During the summer volunteers under the supervision of Trust staff investigated a medieval chapel and cemetery at Porth Clew. The remains of the ruined chapel may date to the 13th century, but its dedication is unknown and there are no useful documentary sources relating to it. A geophysical survey shows the chapel standing within a ditched enclosure, for which there is no surface evidence, with other enclosures nearby. A ‘holy’ well lies in the corner of the field in which the chapel is located.
Numerous graves were investigated in four trenches to the west of the chapel. Some were ‘long cist’ graves – graves lined with stone slabs – which almost certainly date to the early medieval period, but it was not possible to establish the extent of the cemetery, as all four trenches contained graves. The enclosure around the chapel was complex and of more than one phase. Pottery dating from the 12th to the 15th century was found in the upper fills of the enclosure ditches, but was absent lower down, perhaps indicating that the earliest phases of the enclosure are prehistoric. However, six radiocarbon dates obtained in 2009 demonstrate that these ditches date from AD 550 to AD 1010.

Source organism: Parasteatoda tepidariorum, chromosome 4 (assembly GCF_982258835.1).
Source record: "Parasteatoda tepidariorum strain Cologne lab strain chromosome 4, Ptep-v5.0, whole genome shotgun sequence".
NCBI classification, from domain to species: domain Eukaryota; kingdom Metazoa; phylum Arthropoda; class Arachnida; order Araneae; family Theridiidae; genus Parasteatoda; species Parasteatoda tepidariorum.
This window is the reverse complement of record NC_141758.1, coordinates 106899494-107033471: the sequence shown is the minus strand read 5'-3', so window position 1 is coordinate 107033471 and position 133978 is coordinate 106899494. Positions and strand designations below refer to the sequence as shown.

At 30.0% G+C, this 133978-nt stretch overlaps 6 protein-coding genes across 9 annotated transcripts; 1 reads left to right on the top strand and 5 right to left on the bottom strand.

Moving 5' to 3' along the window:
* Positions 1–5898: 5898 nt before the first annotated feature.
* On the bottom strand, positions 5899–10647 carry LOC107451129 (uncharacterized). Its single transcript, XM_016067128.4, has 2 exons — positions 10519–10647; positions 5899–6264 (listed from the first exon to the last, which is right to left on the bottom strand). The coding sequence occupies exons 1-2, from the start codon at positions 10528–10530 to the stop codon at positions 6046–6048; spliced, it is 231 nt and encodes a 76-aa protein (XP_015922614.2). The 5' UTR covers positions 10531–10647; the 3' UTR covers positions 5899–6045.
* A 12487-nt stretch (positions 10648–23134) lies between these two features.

During the summer of 2009, a second season of excavation was undertaken. A double-ditched enclosure surrounding the chapel appeared to cut earlier cist graves. This may suggest the cemetery was originally unenclosed. Parts of two buildings were excavated: to the east of the chapel, part of a stone walled building was terraced into the ground, truncating burials and the double ditched enclosure; elsewhere a timber building suggested more than one phase of settlement at the site. A sequence of ditches to the northeast of the chapel may indicate a limit to the settlement area. Radiocarbon dates from four burials fell into the 6th-7th century, with a fifth date a little later.
The 2009 Excavation
The Port Clew geophysical survey showing the location of the excavation trenches
Hayley Nicholls and Gareth Nicholls excavating a cist grave at Porth Clew
Visitors being shown around the Porth Clew excavation